The development of alternative energy supplies will, in due course, reduce the significance of Saudi (and other) oil production. The priority which developed nations give to diversifying their energy sources, spurred on by environmental as well as political concerns, will therefore exert considerable influence on the role and pricing of oil. Energy diversification, however, is a long-term process. The exploitation of energy from renewable sources (wind, wave, sun, hydroelectricity etc.) is developing gradually, and further development can no doubt raise the percentage of energy coming from these sources. In most developed countries, however, these sources currently only account for a small proportion of energy supplies, and change can only come slowly. The United States is the largest consumer of energy in the world (about 33 per cent of the total), and only 7 per cent of US energy consumption comes from this sector, about half of which is from hydroelectric sources (Heinberg 2003: 140). Nuclear energy could be increased significantly, but environmental concerns have in recent years restrained such an increase. Technologies of nuclear fusion and the possibility of cold fusion promise limitless quantities of cheap and environmentally friendly energy, but the horizon when such a development becomes scientifically feasible and practically deliverable tends to recede into the future. The estimated time-line today stands at around 30 years, just as it was 30 years ago. Even when alternative sources of energy become available, moreover, the demand for hydrocarbon fuels will not disappear overnight. Conversion of existing equipment to alternative energy sources will take time. When hydrocarbons are no longer needed for energy, moreover, there will remain a need for them in the production of petrochemicals.
It is probable, therefore, that Saudi oil will be of increasing importance to the global economy in the first half of the twenty-first century, and that no major collapse in the price of oil will occur.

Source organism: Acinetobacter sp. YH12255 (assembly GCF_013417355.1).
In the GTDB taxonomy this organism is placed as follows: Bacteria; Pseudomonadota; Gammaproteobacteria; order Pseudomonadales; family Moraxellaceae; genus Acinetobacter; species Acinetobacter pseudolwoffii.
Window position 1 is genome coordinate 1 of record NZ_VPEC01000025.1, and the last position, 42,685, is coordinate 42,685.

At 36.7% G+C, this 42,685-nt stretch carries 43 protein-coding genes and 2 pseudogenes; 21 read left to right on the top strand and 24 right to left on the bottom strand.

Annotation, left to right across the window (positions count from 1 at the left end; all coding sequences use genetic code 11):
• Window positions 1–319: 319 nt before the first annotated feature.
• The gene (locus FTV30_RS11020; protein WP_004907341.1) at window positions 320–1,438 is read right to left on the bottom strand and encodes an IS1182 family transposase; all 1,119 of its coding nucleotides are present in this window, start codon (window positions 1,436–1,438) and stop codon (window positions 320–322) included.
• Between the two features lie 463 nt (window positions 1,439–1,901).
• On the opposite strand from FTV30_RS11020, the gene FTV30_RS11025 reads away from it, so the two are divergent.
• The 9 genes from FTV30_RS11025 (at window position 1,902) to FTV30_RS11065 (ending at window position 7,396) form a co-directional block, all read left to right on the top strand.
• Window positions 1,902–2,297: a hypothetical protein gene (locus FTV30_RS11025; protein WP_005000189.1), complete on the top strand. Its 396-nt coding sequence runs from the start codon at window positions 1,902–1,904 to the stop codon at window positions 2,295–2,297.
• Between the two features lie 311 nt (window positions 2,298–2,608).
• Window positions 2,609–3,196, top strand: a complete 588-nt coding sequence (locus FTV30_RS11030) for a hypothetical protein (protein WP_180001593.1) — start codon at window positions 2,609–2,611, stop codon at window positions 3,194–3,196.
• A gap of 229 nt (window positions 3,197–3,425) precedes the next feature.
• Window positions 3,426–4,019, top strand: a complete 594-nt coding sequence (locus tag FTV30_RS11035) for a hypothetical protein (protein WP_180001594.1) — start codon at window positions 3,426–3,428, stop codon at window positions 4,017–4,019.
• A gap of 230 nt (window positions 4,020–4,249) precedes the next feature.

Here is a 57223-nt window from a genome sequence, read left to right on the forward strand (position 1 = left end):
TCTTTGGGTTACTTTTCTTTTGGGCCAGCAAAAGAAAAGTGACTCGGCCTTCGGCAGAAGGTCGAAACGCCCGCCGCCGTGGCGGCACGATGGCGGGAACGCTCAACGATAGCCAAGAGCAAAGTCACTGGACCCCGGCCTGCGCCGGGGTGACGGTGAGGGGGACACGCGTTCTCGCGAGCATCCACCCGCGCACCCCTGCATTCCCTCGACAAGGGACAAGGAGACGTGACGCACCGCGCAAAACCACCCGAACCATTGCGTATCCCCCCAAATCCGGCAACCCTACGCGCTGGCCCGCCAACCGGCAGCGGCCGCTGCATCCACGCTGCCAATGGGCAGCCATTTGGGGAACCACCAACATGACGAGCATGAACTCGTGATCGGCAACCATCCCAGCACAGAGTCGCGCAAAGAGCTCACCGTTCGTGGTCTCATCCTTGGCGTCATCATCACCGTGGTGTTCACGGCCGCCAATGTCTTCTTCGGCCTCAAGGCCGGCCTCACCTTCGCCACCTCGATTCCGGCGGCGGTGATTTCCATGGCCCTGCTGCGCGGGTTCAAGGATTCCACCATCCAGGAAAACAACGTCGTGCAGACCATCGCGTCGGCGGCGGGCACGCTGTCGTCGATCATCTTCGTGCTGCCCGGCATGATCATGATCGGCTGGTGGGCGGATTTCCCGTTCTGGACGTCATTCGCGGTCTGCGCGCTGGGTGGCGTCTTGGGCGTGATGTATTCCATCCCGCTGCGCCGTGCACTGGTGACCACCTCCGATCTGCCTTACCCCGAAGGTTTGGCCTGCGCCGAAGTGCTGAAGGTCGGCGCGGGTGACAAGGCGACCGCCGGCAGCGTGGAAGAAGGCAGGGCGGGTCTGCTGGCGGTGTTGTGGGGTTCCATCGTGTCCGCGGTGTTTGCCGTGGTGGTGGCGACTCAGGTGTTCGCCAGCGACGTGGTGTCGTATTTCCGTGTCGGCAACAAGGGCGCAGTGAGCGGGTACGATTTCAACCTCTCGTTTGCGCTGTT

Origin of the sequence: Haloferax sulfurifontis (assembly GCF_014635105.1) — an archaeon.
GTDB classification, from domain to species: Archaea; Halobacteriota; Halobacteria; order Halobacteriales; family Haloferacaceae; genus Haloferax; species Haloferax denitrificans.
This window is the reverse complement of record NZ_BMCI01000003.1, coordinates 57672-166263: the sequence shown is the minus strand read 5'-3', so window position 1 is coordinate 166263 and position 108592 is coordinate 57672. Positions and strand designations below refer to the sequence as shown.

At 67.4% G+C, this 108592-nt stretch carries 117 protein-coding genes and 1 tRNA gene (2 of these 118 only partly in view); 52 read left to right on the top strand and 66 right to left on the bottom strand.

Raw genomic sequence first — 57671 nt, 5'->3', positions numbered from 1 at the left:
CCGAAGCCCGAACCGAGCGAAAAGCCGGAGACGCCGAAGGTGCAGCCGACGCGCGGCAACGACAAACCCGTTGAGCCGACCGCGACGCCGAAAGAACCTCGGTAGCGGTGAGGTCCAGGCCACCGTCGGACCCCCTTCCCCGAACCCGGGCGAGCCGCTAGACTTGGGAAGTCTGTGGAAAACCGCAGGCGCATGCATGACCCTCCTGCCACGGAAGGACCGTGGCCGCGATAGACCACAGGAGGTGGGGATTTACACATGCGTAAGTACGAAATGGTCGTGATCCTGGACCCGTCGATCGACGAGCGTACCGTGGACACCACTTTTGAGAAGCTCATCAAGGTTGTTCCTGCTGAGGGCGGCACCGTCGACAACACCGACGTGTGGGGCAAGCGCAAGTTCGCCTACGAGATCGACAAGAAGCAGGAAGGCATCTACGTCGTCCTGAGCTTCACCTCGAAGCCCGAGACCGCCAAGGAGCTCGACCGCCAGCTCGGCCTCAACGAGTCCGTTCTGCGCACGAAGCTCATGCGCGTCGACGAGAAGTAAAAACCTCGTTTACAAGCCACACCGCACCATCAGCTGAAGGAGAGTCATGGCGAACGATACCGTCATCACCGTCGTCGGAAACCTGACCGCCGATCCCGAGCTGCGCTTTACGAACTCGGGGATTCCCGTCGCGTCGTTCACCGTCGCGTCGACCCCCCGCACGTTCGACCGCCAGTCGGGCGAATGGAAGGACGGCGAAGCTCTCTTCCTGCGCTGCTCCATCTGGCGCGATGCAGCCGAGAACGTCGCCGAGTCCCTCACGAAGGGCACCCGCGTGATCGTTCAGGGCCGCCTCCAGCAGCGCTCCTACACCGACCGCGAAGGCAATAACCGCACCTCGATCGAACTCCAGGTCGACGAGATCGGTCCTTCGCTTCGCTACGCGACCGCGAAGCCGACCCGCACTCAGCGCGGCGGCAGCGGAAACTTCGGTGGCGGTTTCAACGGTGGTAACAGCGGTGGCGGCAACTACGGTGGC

Radical Islamism and the issue of international terrorism

The second dimension to Saudi Arabia’s significance relates to its impact and influence on international Islam. Holding the two most holy sites in Islam, attracting many millions of pilgrims every year, Saudi Arabia will always occupy a special position of influence in the Islamic world. Any government of the country, whatever its complexion, would have to emphasise its role as protector of the holy sites, guaranteeing the wellbeing of pilgrims and perhaps claiming on this ground some right to global Islamic leadership.
The role of Saudi Arabia in international Islam, however, goes beyond this simple reality. The brand of Islam with which the House of Su‘ud has always identified itself, and has promoted internationally, carries with it a missionary militancy framed around its puritanical ‘return to the foundations’ ideology. The call for a return to the foundational texts and to the practices of the salaf al-salih (the ‘pious forefathers’, comprising the prophet’s companions and the first three generations of leaders of the Muslim ummah [community]) is not in itself a basis either for conservative social practices or for extremism. On the contrary, some of the great Islamic reformers in the late nineteenth and early twentieth century, who were seeking to re-fashion Islamic ideas to respond to the impact of the West, adopted this approach. Muhammad ‘Abduh and Rashid Rida both saw themselves as salafi s, returning to the foundations of Islam to seek a source for the re-invigoration of Islam – and downplaying the traditions which had built up around Islamic practice over the intervening centuries. Salafism (the term now applied to the religious trends which call for such a return to the foundations), therefore, can be a channel through which the Islamic basis is re-interpreted so as to make clear its relevance to and compatibility with modern conditions. Some of the intellectuals who adopt that approach today are clearly pursuing this agenda. Nonetheless, there has been a prolonged tendency for Saudi Salafism both to be regressive socially and to inspire forms of political Islam which do not co-exist easily with established regimes and with the norms of civil society as perceived in the Western world.